Private ISPs don’t want to let anyone else in the broadband game.
The recently announced merger between Comcast and Time Warner Cable has reminded a lot of consumers about what they just don’t like about big, private broadband companies. They charge high prices for slow speeds and there’s little in the way of competition.
It’s a dilemma that’s been around for more than a decade. Some communities have tried to fight it by establishing their own public broadband services. But since 2004, more than 20 states have passed or are considering passing bills that prevent municipalities from creating their own broadband alternatives. These laws come at the behest of private Internet service providers (ISPs) looking to stamp out competition.
But it seems the tide may be turning back in favor of public Internet providers as the Tennessee legislature considers four separate bills aimed at undoing that state’s law discouraging the creation of public broadband utilities.
Presently, Tennessee imposes a number of extra requirements on public telecom providers, according to ArsTechnica. The current law says that public electric utilities may only provide telecom service if they comply with various regulations regarding public disclosures, hearings and elections. Private companies do not have to deal with any of these extraneous provisions. The law also states that municipalities that do not operate electric utilities can only provide telecommunication service in “historically unserved areas” through a partnership with private broadband providers.
These laws and similar ones enacted in other states, are the work of private ISPs according to James Baller, an attorney who’s been fighting these legislative initiatives. Since a Supreme Court ruling in 2004 upheld the right of states to limit public broadband competition under the federal Telecommunications Act of 1996, ISPs have pressured state lawmakers into passing bills limiting municipal broadband. The stated purpose of these bill has often been to preserve private sector jobs. A recent North Carolina bill was called “An act to protect jobs and investment by regulating local government competition with private business.”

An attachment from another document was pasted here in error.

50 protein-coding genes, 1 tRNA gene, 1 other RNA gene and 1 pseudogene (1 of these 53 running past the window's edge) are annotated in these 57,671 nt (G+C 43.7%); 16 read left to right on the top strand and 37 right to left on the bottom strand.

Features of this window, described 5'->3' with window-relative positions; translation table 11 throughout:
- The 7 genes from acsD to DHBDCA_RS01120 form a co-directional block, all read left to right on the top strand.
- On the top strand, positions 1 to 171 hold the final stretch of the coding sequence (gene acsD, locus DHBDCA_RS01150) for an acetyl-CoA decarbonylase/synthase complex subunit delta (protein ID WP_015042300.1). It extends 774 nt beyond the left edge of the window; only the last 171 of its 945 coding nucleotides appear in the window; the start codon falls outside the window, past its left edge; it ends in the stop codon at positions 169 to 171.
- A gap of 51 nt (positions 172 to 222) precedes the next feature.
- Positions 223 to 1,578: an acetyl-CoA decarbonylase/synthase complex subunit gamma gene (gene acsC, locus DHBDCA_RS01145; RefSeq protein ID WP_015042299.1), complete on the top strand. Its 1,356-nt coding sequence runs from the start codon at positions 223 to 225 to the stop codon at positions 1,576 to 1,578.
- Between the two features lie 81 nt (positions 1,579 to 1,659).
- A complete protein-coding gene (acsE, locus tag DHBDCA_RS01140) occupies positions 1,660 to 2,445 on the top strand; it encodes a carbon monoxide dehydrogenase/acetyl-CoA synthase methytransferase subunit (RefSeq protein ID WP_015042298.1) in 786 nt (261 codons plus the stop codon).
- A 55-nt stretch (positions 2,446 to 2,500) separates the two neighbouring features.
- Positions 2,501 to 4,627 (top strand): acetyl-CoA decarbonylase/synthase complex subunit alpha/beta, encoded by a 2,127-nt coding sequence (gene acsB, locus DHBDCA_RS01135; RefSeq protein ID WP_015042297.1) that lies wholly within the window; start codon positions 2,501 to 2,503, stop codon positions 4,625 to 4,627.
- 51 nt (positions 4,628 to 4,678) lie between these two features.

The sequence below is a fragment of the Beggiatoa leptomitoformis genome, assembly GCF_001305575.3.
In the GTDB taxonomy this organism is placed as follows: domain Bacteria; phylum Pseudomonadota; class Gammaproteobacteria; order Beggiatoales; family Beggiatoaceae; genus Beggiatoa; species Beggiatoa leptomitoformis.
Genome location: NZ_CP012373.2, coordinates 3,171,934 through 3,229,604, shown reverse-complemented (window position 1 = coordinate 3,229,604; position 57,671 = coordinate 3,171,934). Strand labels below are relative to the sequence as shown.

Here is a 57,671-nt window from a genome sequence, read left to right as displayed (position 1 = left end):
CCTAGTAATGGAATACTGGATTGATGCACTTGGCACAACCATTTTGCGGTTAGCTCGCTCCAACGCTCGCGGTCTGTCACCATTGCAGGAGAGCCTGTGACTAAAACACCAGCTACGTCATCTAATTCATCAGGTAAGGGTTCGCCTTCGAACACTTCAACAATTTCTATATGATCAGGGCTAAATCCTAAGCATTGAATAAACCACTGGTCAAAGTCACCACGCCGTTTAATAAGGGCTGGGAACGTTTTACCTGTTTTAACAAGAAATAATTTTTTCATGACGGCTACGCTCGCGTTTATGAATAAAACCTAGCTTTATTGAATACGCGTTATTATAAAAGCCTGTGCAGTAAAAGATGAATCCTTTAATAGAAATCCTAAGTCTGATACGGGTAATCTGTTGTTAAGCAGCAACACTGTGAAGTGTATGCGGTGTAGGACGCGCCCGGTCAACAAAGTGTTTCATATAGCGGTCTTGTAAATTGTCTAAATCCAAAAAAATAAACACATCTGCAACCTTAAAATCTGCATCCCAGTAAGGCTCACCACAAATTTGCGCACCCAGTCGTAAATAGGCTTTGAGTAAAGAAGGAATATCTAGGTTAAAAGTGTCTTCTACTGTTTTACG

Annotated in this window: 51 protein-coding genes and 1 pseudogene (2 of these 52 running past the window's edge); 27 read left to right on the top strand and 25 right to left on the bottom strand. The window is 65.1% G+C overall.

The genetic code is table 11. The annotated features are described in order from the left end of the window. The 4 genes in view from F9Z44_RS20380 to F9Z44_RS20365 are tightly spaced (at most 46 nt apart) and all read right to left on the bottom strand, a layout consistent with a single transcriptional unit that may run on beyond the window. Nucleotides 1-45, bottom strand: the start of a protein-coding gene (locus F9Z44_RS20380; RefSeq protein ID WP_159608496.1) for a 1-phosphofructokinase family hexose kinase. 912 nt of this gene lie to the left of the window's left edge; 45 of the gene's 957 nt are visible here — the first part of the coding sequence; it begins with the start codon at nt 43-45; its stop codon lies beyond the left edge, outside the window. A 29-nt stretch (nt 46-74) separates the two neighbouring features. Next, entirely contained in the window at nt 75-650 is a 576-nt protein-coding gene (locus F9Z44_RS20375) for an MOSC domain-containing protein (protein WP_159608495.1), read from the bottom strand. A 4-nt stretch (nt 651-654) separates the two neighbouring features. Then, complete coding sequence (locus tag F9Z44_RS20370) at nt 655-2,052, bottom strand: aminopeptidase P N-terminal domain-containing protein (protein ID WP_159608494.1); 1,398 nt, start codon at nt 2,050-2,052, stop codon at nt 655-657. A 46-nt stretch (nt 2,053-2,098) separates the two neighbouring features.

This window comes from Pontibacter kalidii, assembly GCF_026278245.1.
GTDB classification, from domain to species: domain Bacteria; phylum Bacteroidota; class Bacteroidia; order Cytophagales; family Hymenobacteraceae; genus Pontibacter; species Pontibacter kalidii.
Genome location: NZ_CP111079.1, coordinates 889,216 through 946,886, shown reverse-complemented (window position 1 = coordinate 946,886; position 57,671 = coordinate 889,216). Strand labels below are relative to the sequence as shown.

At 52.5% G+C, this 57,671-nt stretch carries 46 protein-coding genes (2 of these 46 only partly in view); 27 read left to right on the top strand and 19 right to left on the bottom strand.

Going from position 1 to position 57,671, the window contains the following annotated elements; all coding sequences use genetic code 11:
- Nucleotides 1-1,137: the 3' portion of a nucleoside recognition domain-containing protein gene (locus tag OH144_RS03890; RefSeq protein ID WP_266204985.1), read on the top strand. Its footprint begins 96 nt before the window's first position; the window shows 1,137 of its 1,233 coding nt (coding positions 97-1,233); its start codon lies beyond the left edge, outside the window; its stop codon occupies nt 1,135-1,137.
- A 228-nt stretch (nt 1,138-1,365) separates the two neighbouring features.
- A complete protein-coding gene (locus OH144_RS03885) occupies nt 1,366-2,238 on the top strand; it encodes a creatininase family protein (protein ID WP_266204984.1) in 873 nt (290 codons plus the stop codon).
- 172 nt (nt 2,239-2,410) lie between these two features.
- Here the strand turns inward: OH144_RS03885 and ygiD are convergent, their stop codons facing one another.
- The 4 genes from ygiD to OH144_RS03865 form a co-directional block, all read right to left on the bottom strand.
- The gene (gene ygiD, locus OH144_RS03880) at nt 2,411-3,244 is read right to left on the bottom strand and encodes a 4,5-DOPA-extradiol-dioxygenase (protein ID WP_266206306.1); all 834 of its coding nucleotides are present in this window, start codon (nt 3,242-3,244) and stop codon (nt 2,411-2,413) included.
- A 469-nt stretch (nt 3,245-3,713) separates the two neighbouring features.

Baller recently wrote that public broadband providers aren’t driven by profits the way private companies are, thus they often provide more affordable service.
“Municipalities typically have lower costs than private entities and do not seek the high short-term profits that shareholders and investors expect of private entities,” Baller said. “As a result, municipalities can sometimes serve areas that private entities shun and can often provide more robust and less expensive services than private entities are willing to offer.”
The idea that giant telecom providers like Comcast and Time Warner need to be protected from municipal utilities is one that many find absurd. That’s why lawmakers in Tennessee are now seeking to reverse earlier legislative limits on public broadband.
Among the four proposed pieces of legislation, two are focused on particular localities while two others call for statewide policy changes.
One bill would let the Clarksville municipal electric system provide fiber services outside its normal territory. Another would let Trousdale County contract with rural electric cooperatives to provide broadband services. One of the broader bills would let electric cooperatives across the state with dark fiber networks provide broadband to customers not served by existing telephone cooperatives, while the other would authorize municipal electric systems and other utilities to provide broadband outside their current service areas.
In a surprising twist, according to broadband industry analyst Craig Settles, many of these bills are being pushed by GOP lawmakers who are more often seen championing priviate business.
“Republican lawmakers, typically the party that leads the charge against public-owned networks, are taking the lead on many of these bills in Tennessee,” Settles writes.
In a not so surprising twist, private broadband providers have denounced these legislative efforts in Tennessee.
“We are particularly concerned about four bills that have been introduced this session,” said Levoy Knowles, executive director of the Tennessee Telecommunications Association, in a written statement. “These bills would allow municipalities to expand beyond their current footprint and offer broadband in our service areas. If this were to happen, municipalities could cherry-pick our more populated areas, leaving the more remote, rural consumers to bear the high cost of delivering broadband to these less populated regions.”
Photo by Jason Mrachina/Flickr
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